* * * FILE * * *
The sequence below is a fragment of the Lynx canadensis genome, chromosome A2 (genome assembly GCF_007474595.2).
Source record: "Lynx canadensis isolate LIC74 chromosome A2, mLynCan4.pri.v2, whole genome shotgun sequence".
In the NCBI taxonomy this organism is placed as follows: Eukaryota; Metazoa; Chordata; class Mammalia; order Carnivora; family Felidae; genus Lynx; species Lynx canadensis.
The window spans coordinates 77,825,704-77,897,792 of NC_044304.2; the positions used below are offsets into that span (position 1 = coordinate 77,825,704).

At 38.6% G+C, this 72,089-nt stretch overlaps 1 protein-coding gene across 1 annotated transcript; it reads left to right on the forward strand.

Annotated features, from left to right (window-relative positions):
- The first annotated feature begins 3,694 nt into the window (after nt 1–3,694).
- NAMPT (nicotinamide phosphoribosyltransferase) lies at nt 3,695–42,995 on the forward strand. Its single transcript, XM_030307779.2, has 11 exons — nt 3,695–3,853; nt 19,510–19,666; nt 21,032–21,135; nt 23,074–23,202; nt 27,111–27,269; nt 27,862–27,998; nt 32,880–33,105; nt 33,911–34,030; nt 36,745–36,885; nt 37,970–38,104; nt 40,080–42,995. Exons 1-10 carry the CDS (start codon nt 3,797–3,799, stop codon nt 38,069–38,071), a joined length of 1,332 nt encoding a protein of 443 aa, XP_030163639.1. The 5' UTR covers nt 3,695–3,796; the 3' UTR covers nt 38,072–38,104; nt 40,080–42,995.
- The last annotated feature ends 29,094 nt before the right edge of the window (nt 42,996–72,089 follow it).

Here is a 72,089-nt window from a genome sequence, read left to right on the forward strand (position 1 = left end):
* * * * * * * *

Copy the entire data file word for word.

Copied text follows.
The sequence below is a fragment of the Lynx canadensis genome, chromosome A2 (genome assembly GCF_007474595.2).
Source record: "Lynx canadensis isolate LIC74 chromosome A2, mLynCan4.pri.v2, whole genome shotgun sequence".
In the NCBI taxonomy this organism is placed as follows: Eukaryota; Metazoa; Chordata; class Mammalia; order Carnivora; family Felidae; genus Lynx; species Lynx canadensis.
The window spans coordinates 77,825,704-77,897,792 of NC_044304.2; the positions used below are offsets into that span (position 1 = coordinate 77,825,704).

At 38.6% G+C, this 72,089-nt stretch overlaps 1 protein-coding gene across 1 annotated transcript; it reads left to right on the forward strand.

Annotated features, from left to right (window-relative positions):
- The first annotated feature begins 3,694 nt into the window (after nt 1–3,694).
- NAMPT (nicotinamide phosphoribosyltransferase) lies at nt 3,695–42,995 on the forward strand. Its single transcript, XM_030307779.2, has 11 exons — nt 3,695–3,853; nt 19,510–19,666; nt 21,032–21,135; nt 23,074–23,202; nt 27,111–27,269; nt 27,862–27,998; nt 32,880–33,105; nt 33,911–34,030; nt 36,745–36,885; nt 37,970–38,104; nt 40,080–42,995. Exons 1-10 carry the CDS (start codon nt 3,797–3,799, stop codon nt 38,069–38,071), a joined length of 1,332 nt encoding a protein of 443 aa, XP_030163639.1. The 5' UTR covers nt 3,695–3,796; the 3' UTR covers nt 38,072–38,104; nt 40,080–42,995.
- The last annotated feature ends 29,094 nt before the right edge of the window (nt 42,996–72,089 follow it).

Here is a 72,089-nt window from a genome sequence, read left to right on the forward strand (position 1 = left end):